When Daniel Murfitt, Principal of Colenso College, talks of servant leaders, he paraphrases Nelson Mandela, saying,

Nicola Ngarewa

“A great leader will be at the front when the struggles are happening, taking the flack. But when the good times are happening, a leader should be at the back, letting others take the accolades.”

But, as Daniel points out, leadership comes in different forms, and to be most effective requires a blend of what he calls transactional, transformational, and transformative leadership.

“You have to be transactional in managing the day-to-day business, and you have to be transformational in implementing changes, which in education are mostly external – qualification changes, structural changes, financial changes, curriculum changes. Then I think it’s important to be able to shift into transformative leadership which is about seeing a big picture around societal change.”

A big picture for Daniel Murfitt is fostering appreciation of cultural richness and diversity, and part of the process is recognition that many of us, including some teachers, have entrenched deficit thinking toward racial minorities, which inhibit the development of some students. “Many New Zealanders don’t see the cultural wealth sitting right in our community that the rest of the world embraces.”

Colenso College has seen a significant shift in raising Mäori achievement, but as Daniel points out, “For us to get true and sustainable gains for Mäori outcomes we have to be influencing what’s happening in society.”

Daniel Murfitt’s style of leadership has social justice at its core, and his initiatives for enriching the learning experience has encouraging results for all Colenso students, but especially for Mäori.

Ngäti Kahungunu Inc is the prime leader of Mäori aspirations in Hawke’s Bay, and Dr James Graham sees exciting times ahead where: “Different challenges have to be woven into the whole process of education, and nurturing leaders.”

The remaining Treaty of Waitangi claims are being negotiated and with the settlements come more opportunities. “It makes sense in planning for the future to produce our own scientists to deal with marine ecology, water ways, and agri-businesses, and Mäori need to become the owners, and the CEOs, and the accountants and lawyers.”

At Tamatea High School, Nicola Ngarewa is priming her students to fill those roles, and more, and she tells them, “You’re raised in a country where there are no socio-economic or cultural differences that should hold you back from achieving your ultimate goal in life.” Her leadership prowess is in motivation and encouragement, and she sees her role as being, “a catalyst to help other people reach their leadership potential.”

When Daniel Murfitt started at Colenso, leadership roles were restricted to seniors, who went through a process similar to a job application, with references and an interview. “We’ve kept aspects because that’s real life, but that process excluded people in the school who were already in leadership roles but unrecognized as such, like leaders of our production, or leaders of kapa haka, or sports teams, or Pacifica.”

For Jenny Yule, “everyone has leadership potential,” and part of her business model is to support all involved in Porse to achieve their ambitions.

Magpies coach, Craig Philpot, says a big part of his leadership role, “Is raising self-awareness, because people often don’t realise their skills.” And being a rugby man, Craig thinks a leader needs to “put their balls on the line, and be a risk taker.”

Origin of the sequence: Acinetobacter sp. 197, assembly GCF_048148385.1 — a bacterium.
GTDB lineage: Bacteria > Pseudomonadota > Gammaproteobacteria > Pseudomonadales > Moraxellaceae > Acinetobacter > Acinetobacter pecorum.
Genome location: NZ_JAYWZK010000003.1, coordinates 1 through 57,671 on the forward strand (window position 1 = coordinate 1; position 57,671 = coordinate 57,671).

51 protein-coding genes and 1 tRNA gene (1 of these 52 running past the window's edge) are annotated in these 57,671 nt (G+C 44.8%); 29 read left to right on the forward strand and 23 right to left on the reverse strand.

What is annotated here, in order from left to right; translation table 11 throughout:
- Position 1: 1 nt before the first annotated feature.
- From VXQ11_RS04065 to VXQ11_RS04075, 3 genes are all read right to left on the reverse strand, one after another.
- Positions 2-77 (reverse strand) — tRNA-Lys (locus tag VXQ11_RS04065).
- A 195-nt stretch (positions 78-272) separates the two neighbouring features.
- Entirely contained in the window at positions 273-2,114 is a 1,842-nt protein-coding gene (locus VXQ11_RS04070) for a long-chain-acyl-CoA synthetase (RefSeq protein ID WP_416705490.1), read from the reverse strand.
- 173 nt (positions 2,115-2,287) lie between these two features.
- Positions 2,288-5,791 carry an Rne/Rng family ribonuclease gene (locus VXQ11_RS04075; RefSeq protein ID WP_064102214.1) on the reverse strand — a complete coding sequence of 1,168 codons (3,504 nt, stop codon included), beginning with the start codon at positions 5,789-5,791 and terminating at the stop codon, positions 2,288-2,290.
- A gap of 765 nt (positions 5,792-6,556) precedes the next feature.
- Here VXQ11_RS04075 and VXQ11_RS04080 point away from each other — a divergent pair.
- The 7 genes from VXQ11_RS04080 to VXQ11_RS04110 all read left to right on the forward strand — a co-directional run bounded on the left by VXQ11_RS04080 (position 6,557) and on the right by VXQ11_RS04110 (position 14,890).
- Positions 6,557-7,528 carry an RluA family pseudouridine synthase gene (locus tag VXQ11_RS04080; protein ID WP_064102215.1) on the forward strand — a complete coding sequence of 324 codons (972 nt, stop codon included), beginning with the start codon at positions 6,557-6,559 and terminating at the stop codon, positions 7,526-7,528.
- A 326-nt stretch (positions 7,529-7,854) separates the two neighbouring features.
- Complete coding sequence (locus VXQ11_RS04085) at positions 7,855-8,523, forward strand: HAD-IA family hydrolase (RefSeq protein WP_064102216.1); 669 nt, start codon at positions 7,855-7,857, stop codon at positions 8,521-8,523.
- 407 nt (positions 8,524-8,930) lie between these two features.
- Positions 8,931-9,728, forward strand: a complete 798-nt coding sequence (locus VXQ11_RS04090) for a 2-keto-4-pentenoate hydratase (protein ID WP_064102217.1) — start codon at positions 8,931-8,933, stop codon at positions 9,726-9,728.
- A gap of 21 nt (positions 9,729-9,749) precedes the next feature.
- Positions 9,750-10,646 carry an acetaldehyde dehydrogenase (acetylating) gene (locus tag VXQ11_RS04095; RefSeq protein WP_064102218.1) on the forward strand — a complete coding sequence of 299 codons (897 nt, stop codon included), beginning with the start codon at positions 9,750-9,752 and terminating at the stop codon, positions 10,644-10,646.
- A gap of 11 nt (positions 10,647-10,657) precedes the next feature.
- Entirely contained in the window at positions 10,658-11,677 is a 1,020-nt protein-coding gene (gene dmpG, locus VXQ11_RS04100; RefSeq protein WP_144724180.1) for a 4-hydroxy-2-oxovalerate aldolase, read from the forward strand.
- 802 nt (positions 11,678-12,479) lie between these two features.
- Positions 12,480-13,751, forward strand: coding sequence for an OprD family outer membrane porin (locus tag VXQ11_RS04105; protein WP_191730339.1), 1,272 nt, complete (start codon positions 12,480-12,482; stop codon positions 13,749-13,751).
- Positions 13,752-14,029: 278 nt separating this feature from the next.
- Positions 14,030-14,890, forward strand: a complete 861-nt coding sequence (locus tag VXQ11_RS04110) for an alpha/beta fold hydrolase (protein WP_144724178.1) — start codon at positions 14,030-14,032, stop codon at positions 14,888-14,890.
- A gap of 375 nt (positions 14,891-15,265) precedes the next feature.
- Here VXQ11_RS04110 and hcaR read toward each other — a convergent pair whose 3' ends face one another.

Neil Taylor did warn that, “defining leadership is grasping at straws,” and he was sure Milton Friedman and Henry Mintzberg would agree.

“Look at our leading cancer researchers,” he said, “They don’t get the QSMs or leadership awards, but they are leaders, and in 50 years they’ll be recognised as great leaders in health research, who went unrecognised in their time.”

As noted earlier, leadership is defined in terms of historical context for Neil Taylor. “Slice of history,” he calls it.

But relevant right now, in today’s ‘slice of history,’ are the elections for local government, and who our leaders should be.

Liz Remmerswaal, retiring from the Regional Council after two terms, is clear about her approach to leadership. “It’s about developing relationships of trust and shared knowledge, and a lot of the work is talking with the people you represent, interacting with them, and finding out what they think.”

Clearly, as elected representatives, councillors need to make themselves available, and engage with the public. “When you’re elected to Council you become public property,” says Liz.

“So, when I’m out and about people will approach me and talk about issues, or they ring me at home at night, and I give them my time. It doesn’t matter when, or where it is, people want to discuss things.”

And prospective councillor’s might have to make some adjustments in their private lives.

“My kids won’t go to the supermarket with me any more because they know that I’ll probably have a long conversation with someone. Same at parties. I can spend the whole time talking to people about council matters. I accept that as part of the role, and part of the service.”

Liz Remmerswaal’s time on the Regional Council hasn’t been easy, because she is often a lone voice on environmental and transparency issues, but she is reluctant to discuss the politics that saw her bullied and marginalised.

Instead, she says, “Creating an atmosphere of good will and trust is essential for effective leadership, and healthy governance in any organisation allows for a diversity of opinions to be expressed. If you haven’t got a range of opinions, you can’t have a good discussion, and you can’t come to a balanced decision.”

So, as we ponder all the people offering themselves for election, deciding who will best represent us, your choices of who will make the most effective leaders are as good as mine.

But as Neil Taylor pointed out, “It’s not science, it’s not complicated, it’s not mathematical. A leader is no good unless they’ve got people who are prepared to follow them.”

And come 28 October we’ll know the leaders who attracted the most followers.